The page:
I already have added two extra CO digital readout monitors inside the Bambi (very paranoid) and turn the propane off whenever I can. It's the extra cleanable ventilated and temp controlled room that appeals to me. However, I'm not anxious to pull 34' in order to do that. The weight back there would be minimal. I'll have to do a lot more research before I know whether it's safe, but for traveling probably not. For "staying a while" is what attracted my interest.

I used to live in Colorado (east and west slope) and did visit friends near La Junta on my last trip. I was trying to outrun blizzards so I just kept moving south. It's still my favorite state, but it had a lot less people when I lived there.

Thanks again!

Anne in VA
__________________
"Some people try to turn back their odometers. Not me, I want people to know why I look this way. I've traveled a long way and some of the roads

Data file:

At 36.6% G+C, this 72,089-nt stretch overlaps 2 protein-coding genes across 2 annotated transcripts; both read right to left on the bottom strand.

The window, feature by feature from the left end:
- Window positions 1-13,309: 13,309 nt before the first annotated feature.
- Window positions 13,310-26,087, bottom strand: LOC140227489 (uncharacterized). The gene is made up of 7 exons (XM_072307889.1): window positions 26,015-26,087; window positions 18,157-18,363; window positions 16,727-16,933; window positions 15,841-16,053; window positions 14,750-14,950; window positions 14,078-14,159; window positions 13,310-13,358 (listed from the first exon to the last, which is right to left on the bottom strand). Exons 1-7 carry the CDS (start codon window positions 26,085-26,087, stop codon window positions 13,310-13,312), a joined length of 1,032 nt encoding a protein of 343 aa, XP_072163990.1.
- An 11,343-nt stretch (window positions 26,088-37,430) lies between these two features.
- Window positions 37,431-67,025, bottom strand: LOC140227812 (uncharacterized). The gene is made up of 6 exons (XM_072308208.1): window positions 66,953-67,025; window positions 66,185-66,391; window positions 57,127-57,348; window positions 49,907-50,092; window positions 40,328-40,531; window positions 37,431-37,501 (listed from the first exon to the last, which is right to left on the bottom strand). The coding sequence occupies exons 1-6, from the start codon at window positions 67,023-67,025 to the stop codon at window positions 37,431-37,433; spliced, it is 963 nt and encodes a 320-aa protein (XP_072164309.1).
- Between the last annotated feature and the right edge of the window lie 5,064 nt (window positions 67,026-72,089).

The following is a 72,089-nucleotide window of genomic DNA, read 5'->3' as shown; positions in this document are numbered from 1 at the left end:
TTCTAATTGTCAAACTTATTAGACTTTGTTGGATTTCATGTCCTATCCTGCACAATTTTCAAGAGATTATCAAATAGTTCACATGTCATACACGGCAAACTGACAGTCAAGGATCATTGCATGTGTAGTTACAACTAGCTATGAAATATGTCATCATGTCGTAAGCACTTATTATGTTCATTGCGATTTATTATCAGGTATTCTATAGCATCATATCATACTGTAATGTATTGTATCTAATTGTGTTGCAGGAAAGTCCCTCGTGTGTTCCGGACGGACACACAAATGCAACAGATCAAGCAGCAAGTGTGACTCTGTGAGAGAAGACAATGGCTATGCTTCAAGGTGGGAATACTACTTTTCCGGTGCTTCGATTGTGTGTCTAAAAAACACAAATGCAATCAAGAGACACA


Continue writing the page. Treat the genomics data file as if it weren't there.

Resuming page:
weren't paved."
Ladylongwing is offline   Reply With Quote
Old 12-16-2008, 09:23 AM   #82
Rivet Master
 
Gene's Avatar
 
2008 25' Safari FB SE
Grand Junction , Colorado
Join Date: Sep 2007
Posts: 10,840
Quote:
Originally Posted by Ladylongwing View Post
Especially since I just now went back to the beginning and realize you have basically said the same thing before.

Anne in VA
As a retired lawyer, I have to say everything 3 times. And, it's best to repeat things because of my nature. Professionally required is redundancy.

Gene
__________________
Gene is offline   Reply With Quote
Old 01-03-2009, 01:11 PM   #83
2 Rivet Member
 
2008 27' International CCD FB
Minnetonka , Minnesota
Join Date: Sep 2006
Posts: 76
Images: 10
trying to decide between tundra and F150